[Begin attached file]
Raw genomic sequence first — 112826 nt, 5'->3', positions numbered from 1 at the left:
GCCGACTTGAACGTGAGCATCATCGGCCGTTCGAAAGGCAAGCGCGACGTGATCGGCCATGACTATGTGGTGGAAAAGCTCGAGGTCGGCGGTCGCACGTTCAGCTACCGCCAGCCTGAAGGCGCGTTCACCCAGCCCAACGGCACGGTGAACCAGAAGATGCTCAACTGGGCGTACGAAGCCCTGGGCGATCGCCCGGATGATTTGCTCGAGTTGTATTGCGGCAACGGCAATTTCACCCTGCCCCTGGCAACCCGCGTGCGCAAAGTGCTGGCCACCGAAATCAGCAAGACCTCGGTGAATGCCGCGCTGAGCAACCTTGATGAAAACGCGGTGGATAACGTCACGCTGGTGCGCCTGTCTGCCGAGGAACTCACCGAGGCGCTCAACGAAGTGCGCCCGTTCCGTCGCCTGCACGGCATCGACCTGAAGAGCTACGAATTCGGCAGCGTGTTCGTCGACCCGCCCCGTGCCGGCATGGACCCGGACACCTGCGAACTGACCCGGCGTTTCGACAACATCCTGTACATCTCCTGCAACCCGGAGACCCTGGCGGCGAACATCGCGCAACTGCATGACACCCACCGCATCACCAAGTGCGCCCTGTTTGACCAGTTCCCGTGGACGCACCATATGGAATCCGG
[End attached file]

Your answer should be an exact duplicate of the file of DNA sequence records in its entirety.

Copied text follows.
Raw genomic sequence first — 112826 nt, 5'->3', positions numbered from 1 at the left:
GCCGACTTGAACGTGAGCATCATCGGCCGTTCGAAAGGCAAGCGCGACGTGATCGGCCATGACTATGTGGTGGAAAAGCTCGAGGTCGGCGGTCGCACGTTCAGCTACCGCCAGCCTGAAGGCGCGTTCACCCAGCCCAACGGCACGGTGAACCAGAAGATGCTCAACTGGGCGTACGAAGCCCTGGGCGATCGCCCGGATGATTTGCTCGAGTTGTATTGCGGCAACGGCAATTTCACCCTGCCCCTGGCAACCCGCGTGCGCAAAGTGCTGGCCACCGAAATCAGCAAGACCTCGGTGAATGCCGCGCTGAGCAACCTTGATGAAAACGCGGTGGATAACGTCACGCTGGTGCGCCTGTCTGCCGAGGAACTCACCGAGGCGCTCAACGAAGTGCGCCCGTTCCGTCGCCTGCACGGCATCGACCTGAAGAGCTACGAATTCGGCAGCGTGTTCGTCGACCCGCCCCGTGCCGGCATGGACCCGGACACCTGCGAACTGACCCGGCGTTTCGACAACATCCTGTACATCTCCTGCAACCCGGAGACCCTGGCGGCGAACATCGCGCAACTGCATGACACCCACCGCATCACCAAGTGCGCCCTGTTTGACCAGTTCCCGTGGACGCACCATATGGAATCCGG